About Rumeli Fortress
The Rumeli Fortress (Rumelihisari) in Istanbul, Turkey, was built by the Ottoman Sultan Mehmet II as he prepared to lay siege to Constantinople and conquer it from the Byzantines.
Over 3,000 people toiled to construct the Rumeli Fortress over a staggeringly short period of 4 months. Located along the Bosporus, Rumeli Fortress stands across from the Anadolu Hisari, a fort built by Mehmet’s great grandfather and on the site of a former Roman fortification.
Mehmet was finally successful in capturing Constantinople in 1453 and is known as Mehmet the Conqueror. Today, the historic Rumeli Fortress and museum is open to the public, who can enjoy great views from its towers.
Rumeli Fortress history
Sultan Mehmed II had learnt from his father’s difficulties in trying to capture Constantinople: a Byzantine fleet had effectively blockaded the Bosphorus. As soon as he ascended the throne, Mehmed began planning another offensive. In Constantinople, the Byzantine Emperor Constantine XI hoped to secure diplomatic peace with the Ottomans in order to protect the city.
However, Mehmed refused peace and continued with his siege plans by constructing a large fortress at the narrowest part of the Bosphorus. Building began in 1452 as Mehmed signed his own initials and those of the Prophet Muhammed on the first brick with goat blood.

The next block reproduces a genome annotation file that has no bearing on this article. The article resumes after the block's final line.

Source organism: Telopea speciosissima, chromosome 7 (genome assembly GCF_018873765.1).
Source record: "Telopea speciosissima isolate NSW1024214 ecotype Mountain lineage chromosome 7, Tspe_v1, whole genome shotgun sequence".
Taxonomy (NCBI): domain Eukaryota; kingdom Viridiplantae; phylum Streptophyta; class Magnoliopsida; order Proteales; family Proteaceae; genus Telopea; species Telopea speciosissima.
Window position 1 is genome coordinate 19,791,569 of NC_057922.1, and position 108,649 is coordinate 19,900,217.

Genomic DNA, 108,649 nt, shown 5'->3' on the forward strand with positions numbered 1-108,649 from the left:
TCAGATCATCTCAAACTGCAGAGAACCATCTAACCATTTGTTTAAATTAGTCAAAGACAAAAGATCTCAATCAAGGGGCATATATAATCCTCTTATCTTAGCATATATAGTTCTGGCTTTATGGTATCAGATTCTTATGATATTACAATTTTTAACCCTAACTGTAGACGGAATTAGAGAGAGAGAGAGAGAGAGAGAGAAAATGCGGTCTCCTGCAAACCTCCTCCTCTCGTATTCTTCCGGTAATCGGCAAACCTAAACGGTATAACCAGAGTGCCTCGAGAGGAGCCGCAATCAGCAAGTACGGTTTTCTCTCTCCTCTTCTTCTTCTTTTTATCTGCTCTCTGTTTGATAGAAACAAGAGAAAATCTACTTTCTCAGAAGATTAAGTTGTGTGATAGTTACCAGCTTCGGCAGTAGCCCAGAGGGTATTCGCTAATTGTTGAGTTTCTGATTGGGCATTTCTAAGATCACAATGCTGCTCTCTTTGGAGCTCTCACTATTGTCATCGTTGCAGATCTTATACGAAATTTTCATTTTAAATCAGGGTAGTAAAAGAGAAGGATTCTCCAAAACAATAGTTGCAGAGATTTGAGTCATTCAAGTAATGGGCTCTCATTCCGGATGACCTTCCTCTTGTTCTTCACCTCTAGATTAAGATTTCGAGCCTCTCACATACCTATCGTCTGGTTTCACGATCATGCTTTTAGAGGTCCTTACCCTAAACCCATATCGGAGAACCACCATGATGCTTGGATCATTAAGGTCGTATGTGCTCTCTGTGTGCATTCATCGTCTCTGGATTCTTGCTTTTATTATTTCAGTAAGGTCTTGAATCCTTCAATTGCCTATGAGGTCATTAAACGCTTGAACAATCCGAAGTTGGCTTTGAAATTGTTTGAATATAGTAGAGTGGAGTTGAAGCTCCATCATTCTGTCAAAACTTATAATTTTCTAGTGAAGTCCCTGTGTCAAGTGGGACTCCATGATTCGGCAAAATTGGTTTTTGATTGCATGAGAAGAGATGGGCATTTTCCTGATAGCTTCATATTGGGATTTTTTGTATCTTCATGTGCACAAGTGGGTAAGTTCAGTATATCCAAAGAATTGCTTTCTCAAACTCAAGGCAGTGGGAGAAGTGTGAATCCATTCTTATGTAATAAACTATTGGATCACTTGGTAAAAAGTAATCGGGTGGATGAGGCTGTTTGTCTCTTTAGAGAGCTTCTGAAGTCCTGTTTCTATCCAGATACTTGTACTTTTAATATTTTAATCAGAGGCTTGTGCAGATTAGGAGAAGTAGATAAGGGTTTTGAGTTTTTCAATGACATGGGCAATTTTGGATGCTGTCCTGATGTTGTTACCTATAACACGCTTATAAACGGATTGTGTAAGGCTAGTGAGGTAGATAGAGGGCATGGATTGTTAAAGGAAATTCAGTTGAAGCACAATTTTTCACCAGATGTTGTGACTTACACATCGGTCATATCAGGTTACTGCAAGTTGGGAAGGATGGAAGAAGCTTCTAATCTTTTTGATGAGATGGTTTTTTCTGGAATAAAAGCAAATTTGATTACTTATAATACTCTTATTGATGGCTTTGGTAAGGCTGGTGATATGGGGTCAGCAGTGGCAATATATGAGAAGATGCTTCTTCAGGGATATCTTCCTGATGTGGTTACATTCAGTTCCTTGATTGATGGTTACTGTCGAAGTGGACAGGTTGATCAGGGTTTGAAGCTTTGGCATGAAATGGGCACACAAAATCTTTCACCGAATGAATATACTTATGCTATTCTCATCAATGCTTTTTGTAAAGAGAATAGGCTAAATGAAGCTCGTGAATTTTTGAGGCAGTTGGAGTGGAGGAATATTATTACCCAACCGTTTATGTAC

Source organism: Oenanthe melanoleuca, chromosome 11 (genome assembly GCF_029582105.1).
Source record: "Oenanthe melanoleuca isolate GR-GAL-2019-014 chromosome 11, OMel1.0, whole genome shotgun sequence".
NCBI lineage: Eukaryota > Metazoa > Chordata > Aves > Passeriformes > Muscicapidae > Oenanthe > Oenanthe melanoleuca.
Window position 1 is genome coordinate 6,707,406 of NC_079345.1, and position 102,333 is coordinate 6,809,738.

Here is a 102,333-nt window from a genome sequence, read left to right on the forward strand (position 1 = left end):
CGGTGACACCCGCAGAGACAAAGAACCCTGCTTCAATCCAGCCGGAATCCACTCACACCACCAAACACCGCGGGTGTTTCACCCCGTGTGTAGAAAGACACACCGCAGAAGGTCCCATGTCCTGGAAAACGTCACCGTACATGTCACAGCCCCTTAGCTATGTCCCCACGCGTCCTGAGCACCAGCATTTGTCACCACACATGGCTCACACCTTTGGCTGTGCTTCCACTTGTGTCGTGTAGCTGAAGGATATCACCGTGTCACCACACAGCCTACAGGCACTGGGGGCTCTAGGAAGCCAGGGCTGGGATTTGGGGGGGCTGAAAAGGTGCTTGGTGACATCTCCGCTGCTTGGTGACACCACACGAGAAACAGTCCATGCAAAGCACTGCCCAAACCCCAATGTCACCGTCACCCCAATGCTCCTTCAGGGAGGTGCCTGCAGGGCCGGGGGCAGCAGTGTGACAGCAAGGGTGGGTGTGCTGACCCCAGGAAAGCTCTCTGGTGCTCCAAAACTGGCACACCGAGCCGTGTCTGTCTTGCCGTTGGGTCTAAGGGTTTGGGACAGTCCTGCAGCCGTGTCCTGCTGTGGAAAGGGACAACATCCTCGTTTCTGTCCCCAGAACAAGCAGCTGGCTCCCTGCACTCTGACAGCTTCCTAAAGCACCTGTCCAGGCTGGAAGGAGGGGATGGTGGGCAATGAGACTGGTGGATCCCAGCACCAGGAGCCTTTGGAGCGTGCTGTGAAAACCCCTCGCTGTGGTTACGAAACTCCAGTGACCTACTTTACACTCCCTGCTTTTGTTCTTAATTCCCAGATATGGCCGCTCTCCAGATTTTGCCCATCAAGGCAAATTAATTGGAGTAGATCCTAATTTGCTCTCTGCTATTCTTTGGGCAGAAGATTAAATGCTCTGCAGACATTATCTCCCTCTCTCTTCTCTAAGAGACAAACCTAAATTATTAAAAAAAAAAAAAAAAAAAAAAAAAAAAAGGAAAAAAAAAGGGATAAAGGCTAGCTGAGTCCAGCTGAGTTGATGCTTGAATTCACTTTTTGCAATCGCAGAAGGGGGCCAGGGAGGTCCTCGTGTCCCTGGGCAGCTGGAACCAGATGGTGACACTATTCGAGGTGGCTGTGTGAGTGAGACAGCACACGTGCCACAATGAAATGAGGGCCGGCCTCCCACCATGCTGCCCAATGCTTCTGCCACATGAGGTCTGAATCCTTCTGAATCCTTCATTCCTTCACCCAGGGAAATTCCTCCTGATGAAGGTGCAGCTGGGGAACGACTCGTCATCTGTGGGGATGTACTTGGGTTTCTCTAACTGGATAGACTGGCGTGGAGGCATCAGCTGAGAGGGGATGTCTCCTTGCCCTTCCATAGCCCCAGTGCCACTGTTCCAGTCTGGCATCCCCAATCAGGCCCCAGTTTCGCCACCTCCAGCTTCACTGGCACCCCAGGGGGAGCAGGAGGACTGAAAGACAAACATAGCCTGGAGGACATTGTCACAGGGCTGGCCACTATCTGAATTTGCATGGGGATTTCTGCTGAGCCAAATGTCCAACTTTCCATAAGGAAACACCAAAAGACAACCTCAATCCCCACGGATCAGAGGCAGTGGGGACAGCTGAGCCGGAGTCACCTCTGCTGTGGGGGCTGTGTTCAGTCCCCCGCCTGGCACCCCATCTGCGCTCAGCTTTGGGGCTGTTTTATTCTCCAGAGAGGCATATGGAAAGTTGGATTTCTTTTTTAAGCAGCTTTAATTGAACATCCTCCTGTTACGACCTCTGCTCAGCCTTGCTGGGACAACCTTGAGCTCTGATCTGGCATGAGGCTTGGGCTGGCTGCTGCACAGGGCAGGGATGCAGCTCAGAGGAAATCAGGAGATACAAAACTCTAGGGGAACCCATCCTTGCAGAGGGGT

The fortress, originally ‘Bogazkesen’ meaning ‘strait/throat cutter’, was built on top of an old Roman fort, and was later renamed Rumelihisari meaning ‘Fortress on the Land of the Romans’. Mehmed’s plan was successful: aid was prevented from reaching Constantinople in the last raid by the Ottomans in 1453. Constantinople fell in April of that year after a siege that lasted 53 days.
After Constanipole’s fall, the fortress served as a customs checkpoint, losing its strategic significance when another pair of towers were built further up-river. During the 17th century, the Rumeli Fortress was used as a prison for prisoners of war. The building’s wooden parts later burned in a 1746 fire and although it was repaired, the fortress was only ever used for residential purposes afterwards.
Rumeli Fortress today
Since 1960, Rumeli Fortress had been a museum and open-air theatre for a multitude of concerts and festivals all year. Open to the public each week (except Wednesdays) from 9am to 4.30pm, much of the fortress remains to be explored and you can easily spend around an hour there.
Highlights of any visit to Rumeli Fortress include the main rounded tower, Fatih or ‘Conqueror’, towering over 28 metres tall from which you can climb and look out at the water. After visiting the castle, follow the sea-side walkway along the side for a scenic stroll.
Getting to Rumeli Fortress
Buses 22, 22RE, 25E, 29D, 40T and 42T all stop at Rumeli Hisari, and for those driving there are several car parks along the waterfront, a few minutes walk away. For great riverside views of the fortress, take the ferry from Eminonu Pier across to Emirgan Pier, which takes around 50 minutes. Then walk 20 minutes southwards to Rumeli.